On the other hand, the moderates--whose basic ideals are supported at some level by most American Muslims--have little money or organization with which to fight back. They are now in a period of soul-searching and, to some extent, blaming themselves for not speaking up.

"We just can't keep on going to the same conferences and teaching the same information to the same people," says Omid Safi, a Qur'anic scholar at Colgate University. "The sad fact of the matter is there are genuine voices of fanaticism in the Muslim community. How do these hateful voices function in our community? Why are we silent when they talk right next to us?"

Safi says he is frustrated by Muslims' lack of "active wrestling" with the faith. "On one hand, you have reformers who want to throw out the entire thing, and on the other hand, you have people who feel completely bound by it because one jurist said one particular thing in the 14th century," Safi said.

Six Tenets of Reformist Islam
  • Gender equality
  • Mosque-state separation
  • Non-literal Qur'anic interpretation
  • Interfaith dialogue
  • Embracing modernity
  • Emphasis on the artsRead more about the tenets.

  • How to Be a Progressive Muslim
    How Islam relates to our here and now.
    By Farid Esack

    Mostly, average Muslims are exposed to what Safi calls "testosterone Islam"--run by men, many of them engineers and physicians, who are drawn to spare Wahhabi theology. Safi says their line of thinking goes like this: "Islam is sick. We need to heal it. We need to do this and this and this." Or: "The circuit of Islam is broken. If we attach this and fix this, it will work."

    Sheila Musaji is typical of the ranks of frustrated moderates. She says she has grown angry in the last decade as new immigrants, often fundamentalists, take over local mosques. "The immigrants may have a narrower outlook. A lot of time gets wasted on what kind of hijab (head covering) someone is wearing," she says.

    A few years ago, she said, she made copies of an article by an important Muslim scholar explaining why interfaith dialogue is Islamically correct. When she tried to pass them out at the mosque, a leader there said the writer was wrong-and simply threw the papers away.

    After a while, Musaji says, she got tired of fighting. But when the terrorist attacks happened, she couldn't stand by anymore. First, she watched moderate Muslims speak out against the terrorists. But then she noticed that many of them were attacked by conservative Muslims. So she started her newsletter. "I personally wanted to offer support for those in the forefront of what hopefully appears to be a movement to recapture traditional, moderate Islam," she wrote in the first issue.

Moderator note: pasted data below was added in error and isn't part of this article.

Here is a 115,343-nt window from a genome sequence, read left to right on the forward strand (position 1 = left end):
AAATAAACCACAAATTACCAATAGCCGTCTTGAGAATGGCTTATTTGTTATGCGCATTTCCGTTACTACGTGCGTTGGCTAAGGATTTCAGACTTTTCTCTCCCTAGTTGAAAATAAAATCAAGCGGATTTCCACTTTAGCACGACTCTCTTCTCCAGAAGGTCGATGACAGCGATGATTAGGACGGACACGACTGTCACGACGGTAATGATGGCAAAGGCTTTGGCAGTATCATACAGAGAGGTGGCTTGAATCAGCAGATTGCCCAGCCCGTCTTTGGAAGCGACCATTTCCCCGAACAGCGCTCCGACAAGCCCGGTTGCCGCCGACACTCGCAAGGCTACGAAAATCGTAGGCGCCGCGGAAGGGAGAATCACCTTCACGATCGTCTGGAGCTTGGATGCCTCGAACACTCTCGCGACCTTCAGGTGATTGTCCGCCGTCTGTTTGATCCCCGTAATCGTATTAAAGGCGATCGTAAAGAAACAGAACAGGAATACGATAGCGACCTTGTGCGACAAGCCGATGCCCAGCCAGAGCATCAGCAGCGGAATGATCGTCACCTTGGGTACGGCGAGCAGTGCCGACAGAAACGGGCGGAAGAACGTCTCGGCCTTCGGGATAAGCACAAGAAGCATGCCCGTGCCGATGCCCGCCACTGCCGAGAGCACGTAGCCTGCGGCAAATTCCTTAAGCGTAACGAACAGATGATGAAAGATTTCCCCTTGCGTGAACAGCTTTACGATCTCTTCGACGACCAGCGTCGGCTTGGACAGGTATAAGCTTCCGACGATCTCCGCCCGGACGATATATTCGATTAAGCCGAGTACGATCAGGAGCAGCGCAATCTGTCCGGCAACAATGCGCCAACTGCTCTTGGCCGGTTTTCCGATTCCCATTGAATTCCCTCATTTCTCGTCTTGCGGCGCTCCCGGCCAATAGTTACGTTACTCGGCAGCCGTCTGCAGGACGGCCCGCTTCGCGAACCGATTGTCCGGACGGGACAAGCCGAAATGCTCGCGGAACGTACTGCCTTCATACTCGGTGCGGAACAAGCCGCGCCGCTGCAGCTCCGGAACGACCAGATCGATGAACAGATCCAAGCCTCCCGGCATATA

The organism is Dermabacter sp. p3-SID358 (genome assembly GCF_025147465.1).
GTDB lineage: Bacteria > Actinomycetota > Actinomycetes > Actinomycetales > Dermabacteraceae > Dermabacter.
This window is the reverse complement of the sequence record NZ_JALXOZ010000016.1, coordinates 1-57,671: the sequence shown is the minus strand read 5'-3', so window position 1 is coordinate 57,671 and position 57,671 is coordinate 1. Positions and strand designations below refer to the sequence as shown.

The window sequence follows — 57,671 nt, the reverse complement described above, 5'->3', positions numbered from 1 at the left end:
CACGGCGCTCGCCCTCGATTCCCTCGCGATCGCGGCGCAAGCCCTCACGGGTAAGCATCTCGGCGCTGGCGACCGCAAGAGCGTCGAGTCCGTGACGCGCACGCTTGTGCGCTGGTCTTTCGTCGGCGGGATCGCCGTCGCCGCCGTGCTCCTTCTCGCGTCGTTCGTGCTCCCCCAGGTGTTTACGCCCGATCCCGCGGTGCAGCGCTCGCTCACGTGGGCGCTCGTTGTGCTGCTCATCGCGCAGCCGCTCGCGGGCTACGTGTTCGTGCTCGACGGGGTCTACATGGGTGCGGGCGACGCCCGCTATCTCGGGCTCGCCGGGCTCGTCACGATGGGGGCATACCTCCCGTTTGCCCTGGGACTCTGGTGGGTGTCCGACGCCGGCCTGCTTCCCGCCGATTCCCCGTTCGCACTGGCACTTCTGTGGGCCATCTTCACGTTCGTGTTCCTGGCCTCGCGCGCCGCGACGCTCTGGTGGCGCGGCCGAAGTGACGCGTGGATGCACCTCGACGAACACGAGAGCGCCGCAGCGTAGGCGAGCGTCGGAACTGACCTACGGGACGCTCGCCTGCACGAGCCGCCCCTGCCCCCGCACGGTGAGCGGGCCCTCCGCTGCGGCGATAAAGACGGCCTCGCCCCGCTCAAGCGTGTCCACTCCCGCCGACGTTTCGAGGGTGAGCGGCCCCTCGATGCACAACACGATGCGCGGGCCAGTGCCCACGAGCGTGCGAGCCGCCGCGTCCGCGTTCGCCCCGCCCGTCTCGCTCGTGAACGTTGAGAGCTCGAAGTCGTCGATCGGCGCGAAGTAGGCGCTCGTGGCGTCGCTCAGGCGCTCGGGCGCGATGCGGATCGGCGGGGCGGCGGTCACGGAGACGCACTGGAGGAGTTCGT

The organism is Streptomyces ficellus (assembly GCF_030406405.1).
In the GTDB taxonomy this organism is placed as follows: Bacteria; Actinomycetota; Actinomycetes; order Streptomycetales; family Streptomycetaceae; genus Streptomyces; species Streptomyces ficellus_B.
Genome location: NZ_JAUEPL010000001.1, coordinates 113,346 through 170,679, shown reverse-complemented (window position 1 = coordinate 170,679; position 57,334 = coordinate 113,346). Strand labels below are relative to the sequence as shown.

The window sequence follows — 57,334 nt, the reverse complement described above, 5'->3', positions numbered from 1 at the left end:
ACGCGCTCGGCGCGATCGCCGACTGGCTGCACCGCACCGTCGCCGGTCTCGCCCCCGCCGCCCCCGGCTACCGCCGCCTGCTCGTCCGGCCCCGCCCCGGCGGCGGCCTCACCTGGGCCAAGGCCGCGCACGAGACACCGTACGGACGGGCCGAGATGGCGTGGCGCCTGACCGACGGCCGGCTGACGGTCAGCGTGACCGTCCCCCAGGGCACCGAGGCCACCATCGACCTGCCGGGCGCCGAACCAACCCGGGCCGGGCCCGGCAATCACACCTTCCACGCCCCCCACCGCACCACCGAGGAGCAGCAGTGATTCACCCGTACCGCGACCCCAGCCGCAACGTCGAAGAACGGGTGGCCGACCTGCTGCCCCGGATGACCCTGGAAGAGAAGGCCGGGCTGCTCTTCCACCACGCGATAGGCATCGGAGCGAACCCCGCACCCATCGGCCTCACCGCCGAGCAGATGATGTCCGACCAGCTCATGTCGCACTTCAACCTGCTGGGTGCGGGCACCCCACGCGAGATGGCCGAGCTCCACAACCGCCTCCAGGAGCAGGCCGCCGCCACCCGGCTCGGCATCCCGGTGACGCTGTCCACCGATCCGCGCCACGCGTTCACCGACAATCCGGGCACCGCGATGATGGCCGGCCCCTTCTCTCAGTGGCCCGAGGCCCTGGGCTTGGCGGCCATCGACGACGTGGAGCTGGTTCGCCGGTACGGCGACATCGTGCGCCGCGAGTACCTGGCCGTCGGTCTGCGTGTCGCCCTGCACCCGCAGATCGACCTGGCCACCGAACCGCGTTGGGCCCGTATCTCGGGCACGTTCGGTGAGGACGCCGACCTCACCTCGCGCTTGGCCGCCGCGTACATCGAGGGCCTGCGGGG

If we are in the beginnings of an Islamic "reformation" in the West, it wouldn't be the first time American immigrants have taken the religion of their ancestors and put a distinctly American stamp on it. When Catholics came to the United States in 150 years ago, they had the freedom to start their own organizations and build their own churches. Eventually, they began questioning the Vatican's hierarchical power and conservative moral stance--a struggle that continues to this day.

    When Jews immigrated to America, they, too, experimented with theology and social organization. They built Jewish Community Centers and all manner of synagogues for different kinds of Jews. American Jews invented Bat Mitzvah ceremonies for girls and Reconstructionist theology.

    In both cases, they sought to join the American religious mainstream. First, Catholics united with Protestants in ecumenical groups. By the 1950s, Jews had joined the interfaith scene to create what we now think of as the "Judeo-Christian" ethic.

    Reform-minded Muslims are pushing for the same story line.

    "There have been two responses to this thing," says Esack. "One is to sweep all our theological garbage under the carpet and say, 'It's not us.' Another position is to say 'It's not us' but at the same time say secretly, 'We did it! Brilliant!'"

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